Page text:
If someone had told me these dreams, even without any context at all, I might have guessed that some of the images could refer to physical illness. Fire can often have something to do with the body’s vital energies, and anything broken or damaged can potentially refer to a physical condition. Such images have a lot of other meanings and implications as well, of course. But, the fact that the dream-self (the “I” character in the dream) is consistently lethargic also points in the direction of physical illness. So, if someone brought me this dream, I’d probably ask about the dreamer’s general health. Continue reading

Opening to Dreams

[This post is somewhat longer than usual, since it’s a whole “sermon” that I presented at Eastrose Unitarian Universalist Church. It’s about the value of paying attention to dreams and other life experiences, about “dreamwork as spiritual practice,” about what “bad” dreams have to offer, and about the transformative gifts that special, numinous dreams bring—to our lives, and to the world.]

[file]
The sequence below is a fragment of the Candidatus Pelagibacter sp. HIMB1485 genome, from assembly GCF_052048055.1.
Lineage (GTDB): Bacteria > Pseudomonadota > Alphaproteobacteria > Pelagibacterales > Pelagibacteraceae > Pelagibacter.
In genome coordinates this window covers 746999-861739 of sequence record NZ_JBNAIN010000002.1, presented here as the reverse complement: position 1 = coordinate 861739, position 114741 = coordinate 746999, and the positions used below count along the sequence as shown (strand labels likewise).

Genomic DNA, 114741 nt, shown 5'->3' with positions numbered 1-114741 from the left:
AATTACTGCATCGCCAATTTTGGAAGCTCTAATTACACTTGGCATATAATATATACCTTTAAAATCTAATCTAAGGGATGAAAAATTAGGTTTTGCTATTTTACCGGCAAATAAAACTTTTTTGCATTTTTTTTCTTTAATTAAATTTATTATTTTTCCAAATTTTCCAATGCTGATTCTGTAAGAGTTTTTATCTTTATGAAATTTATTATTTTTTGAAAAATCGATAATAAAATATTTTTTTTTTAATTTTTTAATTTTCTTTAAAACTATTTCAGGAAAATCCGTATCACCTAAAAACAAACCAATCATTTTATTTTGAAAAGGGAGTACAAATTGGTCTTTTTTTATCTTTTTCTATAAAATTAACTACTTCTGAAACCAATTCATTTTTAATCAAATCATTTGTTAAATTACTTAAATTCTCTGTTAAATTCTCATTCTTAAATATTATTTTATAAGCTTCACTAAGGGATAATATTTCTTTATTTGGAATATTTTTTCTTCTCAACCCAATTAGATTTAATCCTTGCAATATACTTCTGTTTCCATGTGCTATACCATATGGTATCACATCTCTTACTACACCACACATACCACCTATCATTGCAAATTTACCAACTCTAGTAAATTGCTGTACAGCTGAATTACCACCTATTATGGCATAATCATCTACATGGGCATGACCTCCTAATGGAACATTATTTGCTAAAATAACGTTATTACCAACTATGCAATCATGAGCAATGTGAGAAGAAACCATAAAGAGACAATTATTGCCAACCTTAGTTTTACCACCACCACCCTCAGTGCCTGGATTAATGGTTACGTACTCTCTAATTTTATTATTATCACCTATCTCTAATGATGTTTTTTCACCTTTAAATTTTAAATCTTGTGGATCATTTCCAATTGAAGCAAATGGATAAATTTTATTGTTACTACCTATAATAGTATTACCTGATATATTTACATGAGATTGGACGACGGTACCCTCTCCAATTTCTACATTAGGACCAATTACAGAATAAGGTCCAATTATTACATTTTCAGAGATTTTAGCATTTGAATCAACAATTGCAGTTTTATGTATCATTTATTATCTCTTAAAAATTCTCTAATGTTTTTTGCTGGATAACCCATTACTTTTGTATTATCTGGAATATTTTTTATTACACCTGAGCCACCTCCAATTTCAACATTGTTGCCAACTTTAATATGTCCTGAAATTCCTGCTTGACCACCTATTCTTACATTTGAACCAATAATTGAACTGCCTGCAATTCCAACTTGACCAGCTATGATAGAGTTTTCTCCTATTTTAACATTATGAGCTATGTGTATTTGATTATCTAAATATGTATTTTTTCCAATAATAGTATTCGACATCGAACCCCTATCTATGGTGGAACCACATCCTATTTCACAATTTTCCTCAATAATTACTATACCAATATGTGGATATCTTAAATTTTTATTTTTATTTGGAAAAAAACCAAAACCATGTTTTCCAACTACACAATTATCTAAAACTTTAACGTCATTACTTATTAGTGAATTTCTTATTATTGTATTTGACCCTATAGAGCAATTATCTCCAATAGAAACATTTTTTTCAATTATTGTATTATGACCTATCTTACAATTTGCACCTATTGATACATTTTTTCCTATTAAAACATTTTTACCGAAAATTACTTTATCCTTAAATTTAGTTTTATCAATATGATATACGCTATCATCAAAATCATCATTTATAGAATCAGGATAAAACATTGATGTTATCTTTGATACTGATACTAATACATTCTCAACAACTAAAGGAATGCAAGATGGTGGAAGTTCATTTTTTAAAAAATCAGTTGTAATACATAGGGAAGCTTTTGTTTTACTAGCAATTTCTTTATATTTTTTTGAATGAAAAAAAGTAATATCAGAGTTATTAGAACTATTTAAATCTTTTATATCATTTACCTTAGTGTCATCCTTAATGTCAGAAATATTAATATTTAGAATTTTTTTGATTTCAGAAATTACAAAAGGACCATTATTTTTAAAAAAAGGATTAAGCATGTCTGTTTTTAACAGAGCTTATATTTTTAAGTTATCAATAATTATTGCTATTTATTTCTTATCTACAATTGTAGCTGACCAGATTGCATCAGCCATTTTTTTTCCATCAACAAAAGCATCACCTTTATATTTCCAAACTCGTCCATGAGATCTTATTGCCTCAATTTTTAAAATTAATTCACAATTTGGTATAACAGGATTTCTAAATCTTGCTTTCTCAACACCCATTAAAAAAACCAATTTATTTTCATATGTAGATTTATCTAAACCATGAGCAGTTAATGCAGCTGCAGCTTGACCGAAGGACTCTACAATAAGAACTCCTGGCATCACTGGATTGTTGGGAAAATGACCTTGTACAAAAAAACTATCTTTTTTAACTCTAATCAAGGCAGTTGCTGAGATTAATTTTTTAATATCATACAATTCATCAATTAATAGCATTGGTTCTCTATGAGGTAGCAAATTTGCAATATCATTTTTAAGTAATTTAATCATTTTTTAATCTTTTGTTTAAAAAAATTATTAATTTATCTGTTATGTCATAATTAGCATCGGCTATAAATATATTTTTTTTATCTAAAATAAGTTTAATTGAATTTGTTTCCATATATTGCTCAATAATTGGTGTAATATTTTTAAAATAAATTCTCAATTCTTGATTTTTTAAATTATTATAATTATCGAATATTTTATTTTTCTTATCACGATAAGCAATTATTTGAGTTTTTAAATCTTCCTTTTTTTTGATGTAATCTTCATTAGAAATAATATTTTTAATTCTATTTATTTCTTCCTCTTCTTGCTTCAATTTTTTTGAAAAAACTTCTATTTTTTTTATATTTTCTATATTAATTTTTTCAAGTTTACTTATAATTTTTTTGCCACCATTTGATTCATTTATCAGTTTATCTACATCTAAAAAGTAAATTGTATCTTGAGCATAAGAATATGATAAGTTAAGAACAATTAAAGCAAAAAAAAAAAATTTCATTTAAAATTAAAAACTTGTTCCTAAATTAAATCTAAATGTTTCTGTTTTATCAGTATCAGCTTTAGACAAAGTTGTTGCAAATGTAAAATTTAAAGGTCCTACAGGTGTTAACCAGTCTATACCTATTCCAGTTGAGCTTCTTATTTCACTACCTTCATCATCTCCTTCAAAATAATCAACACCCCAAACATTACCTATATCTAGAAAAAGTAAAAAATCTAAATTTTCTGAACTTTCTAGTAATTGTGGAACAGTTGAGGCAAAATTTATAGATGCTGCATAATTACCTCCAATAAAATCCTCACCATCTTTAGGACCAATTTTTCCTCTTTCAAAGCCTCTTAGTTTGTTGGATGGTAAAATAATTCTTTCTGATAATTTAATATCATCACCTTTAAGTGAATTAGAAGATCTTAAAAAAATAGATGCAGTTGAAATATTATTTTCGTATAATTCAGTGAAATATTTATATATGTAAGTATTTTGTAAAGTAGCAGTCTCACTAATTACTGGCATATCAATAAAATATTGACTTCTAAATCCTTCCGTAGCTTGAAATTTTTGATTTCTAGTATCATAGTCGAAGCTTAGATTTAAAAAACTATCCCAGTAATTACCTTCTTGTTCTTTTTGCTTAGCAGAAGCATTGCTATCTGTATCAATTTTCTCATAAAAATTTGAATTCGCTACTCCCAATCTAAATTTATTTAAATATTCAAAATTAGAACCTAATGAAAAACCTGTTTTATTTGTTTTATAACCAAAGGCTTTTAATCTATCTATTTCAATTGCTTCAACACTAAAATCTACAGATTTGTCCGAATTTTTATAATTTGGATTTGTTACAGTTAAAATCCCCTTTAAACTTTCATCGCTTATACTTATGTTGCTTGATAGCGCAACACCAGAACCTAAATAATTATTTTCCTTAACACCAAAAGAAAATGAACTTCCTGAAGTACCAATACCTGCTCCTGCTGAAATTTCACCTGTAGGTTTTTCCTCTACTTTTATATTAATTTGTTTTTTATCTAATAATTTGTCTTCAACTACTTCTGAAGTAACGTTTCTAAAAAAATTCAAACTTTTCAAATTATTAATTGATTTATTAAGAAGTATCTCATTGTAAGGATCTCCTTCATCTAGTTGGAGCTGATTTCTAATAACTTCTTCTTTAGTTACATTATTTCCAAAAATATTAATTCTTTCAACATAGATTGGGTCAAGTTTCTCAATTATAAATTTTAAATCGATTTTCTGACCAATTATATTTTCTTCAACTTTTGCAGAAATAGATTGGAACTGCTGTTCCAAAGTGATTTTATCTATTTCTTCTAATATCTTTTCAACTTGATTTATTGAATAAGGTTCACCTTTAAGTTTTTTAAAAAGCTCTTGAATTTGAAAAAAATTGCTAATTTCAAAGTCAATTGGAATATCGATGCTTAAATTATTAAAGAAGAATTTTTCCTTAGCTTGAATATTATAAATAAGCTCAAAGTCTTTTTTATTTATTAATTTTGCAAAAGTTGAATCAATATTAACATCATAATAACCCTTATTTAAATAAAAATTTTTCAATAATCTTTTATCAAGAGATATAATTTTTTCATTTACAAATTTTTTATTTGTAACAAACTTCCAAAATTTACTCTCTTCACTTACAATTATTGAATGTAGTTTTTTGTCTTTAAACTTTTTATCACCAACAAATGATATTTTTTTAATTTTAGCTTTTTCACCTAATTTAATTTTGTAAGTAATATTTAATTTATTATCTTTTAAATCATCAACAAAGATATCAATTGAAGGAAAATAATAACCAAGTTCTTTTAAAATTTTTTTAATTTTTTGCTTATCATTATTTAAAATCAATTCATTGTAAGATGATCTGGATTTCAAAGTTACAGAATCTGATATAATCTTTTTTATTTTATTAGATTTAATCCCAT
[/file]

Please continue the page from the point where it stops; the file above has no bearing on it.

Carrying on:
What is useful or meaningful about paying attention to dreams? The same question might be applied to waking experiences, and it really comes down to the larger question: What is useful or meaningful about paying attention to anything? The world’s spiritual traditions agree that paying attention to our lives—being mindful, aware, present—is essential to living fully. Life itself becomes meaningful only when we pay attention to our experience.

Dreams are experiences, in every sense. When we pay attention to dreams, we open ourselves to a fuller life—more meaning, more options, more learnings, more openings, more genuine connection. We spend a third of our lives in sleep and dreams, and during that time, we are having experiences, whether we remember them or not. In dreams, we can experience perceptions in all five senses; we can experience emotions; we can experience states of being that enlarge our understanding of ourselves, others, and the nature of reality: states of being such as love, awe, compassion, grief, gratitude, wonder, humor, joy.